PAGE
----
Sound decision-making underpins sound businesses and sound organisations. Major changes must be well-considered.
So, what should we make of some arguably ill-considered changes in English Rugby?
The Rugby Football Union (RFU), English rugby’s governing body, recently published plans to lower the allowable tackle height in the amateur game to below the waist. This, predictably, led to much furore among players and fans alike who fear these changes fundamentally change the game.
On the face of it, the decision seems hasty. Or at least that’s how it is being perceived.
For example, the idea that forcing players to place their heads in the path of oncoming kneecaps is somehow safer than high tackles – which are already strictly regulated – has been widely ridiculed.
But even more baffling was the way in which the RFU reached its decision. It largely relied on a single study looking into the likelihood of injuries occurring during a tackle.
The Guardian pointed out that if the study’s suggestions were adopted fully, they would reduce head injuries by 8%. However, this number would be achieved only if the recommendations are perfectly implemented and we never see a high tackle ever again. That seems unlikely.
Concussions are serious – and especially if they happen repeatedly. There are too many heart-breaking stories of young former players who suffer from debilitating brain diseases due to their years of rugby. Current players obviously need protecting from this. But the rule change rips up one of the core elements of the game with limited and dubious evidence it would even work.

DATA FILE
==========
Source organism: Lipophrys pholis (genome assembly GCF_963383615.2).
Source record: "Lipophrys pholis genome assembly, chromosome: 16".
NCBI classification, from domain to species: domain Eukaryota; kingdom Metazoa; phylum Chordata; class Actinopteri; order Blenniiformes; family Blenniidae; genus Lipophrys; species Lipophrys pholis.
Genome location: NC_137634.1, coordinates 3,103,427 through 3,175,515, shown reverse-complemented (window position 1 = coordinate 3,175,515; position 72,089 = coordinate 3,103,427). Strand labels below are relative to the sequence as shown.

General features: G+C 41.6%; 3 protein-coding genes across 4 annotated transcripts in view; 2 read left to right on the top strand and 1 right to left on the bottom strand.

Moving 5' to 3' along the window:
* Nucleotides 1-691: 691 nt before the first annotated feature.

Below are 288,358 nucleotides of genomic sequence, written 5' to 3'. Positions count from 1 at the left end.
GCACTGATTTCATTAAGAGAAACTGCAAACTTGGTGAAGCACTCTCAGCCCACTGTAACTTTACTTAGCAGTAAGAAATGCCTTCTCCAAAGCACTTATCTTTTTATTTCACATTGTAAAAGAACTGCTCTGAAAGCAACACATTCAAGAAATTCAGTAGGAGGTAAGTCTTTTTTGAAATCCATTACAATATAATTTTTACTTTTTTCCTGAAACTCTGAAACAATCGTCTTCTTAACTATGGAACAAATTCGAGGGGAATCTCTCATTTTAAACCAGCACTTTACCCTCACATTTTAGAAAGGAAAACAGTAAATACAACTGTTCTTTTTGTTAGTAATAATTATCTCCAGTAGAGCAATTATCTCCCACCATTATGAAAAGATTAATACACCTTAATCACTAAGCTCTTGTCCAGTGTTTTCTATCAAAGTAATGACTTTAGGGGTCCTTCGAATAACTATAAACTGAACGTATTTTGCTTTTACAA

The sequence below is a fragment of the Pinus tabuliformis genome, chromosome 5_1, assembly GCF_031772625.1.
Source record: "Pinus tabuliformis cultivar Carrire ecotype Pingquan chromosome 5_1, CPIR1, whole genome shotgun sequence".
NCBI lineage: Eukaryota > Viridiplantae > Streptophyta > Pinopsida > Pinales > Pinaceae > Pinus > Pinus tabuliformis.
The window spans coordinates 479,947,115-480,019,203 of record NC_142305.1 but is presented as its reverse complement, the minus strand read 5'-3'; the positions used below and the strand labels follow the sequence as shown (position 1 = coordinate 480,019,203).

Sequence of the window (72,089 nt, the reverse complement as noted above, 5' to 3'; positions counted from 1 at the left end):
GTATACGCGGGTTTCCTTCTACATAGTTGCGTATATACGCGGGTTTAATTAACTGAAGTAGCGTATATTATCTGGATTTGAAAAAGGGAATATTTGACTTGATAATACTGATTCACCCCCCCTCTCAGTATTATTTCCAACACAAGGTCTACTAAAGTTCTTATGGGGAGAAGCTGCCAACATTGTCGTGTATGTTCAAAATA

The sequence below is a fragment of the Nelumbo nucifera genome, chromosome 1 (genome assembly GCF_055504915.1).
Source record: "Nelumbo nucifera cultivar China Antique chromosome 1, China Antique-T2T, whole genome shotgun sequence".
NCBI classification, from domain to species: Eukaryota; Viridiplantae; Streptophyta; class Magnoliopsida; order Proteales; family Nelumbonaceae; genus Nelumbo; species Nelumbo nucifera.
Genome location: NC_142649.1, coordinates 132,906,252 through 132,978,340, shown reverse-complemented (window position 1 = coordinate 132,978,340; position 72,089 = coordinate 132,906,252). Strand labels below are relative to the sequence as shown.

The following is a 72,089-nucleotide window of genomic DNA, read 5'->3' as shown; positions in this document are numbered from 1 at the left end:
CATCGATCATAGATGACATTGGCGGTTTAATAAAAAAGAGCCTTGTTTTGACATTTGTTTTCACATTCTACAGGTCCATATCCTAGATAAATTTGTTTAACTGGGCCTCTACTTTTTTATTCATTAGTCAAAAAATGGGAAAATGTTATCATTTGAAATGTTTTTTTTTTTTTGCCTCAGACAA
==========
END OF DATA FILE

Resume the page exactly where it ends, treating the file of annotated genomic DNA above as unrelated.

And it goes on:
Other changes have worked. Stricter concussion protocols and limits on contact training in the professional arena have both had a positive impact without fundamentally changing the game.
No one who sits on the RFU board is a current player. And no current players were consulted.
A cynic might wonder whether the rule change was designed to make the game safer, or just to seem as if they’re taking player welfare seriously enough to avoid getting sued.
At least when these kinds of decisions are taken in sport, the consequences are limited. If the RFU got it wrong, they’ll find out quickly enough from fans. Rugby in England is already in bad shape, with two professional clubs going under and dwindling participation at grassroots level. Should this decision compound their existing woes the RFU will doubtless reverse course.
Isn’t it a shame that poor policy decisions aren’t subject to such direct feedback.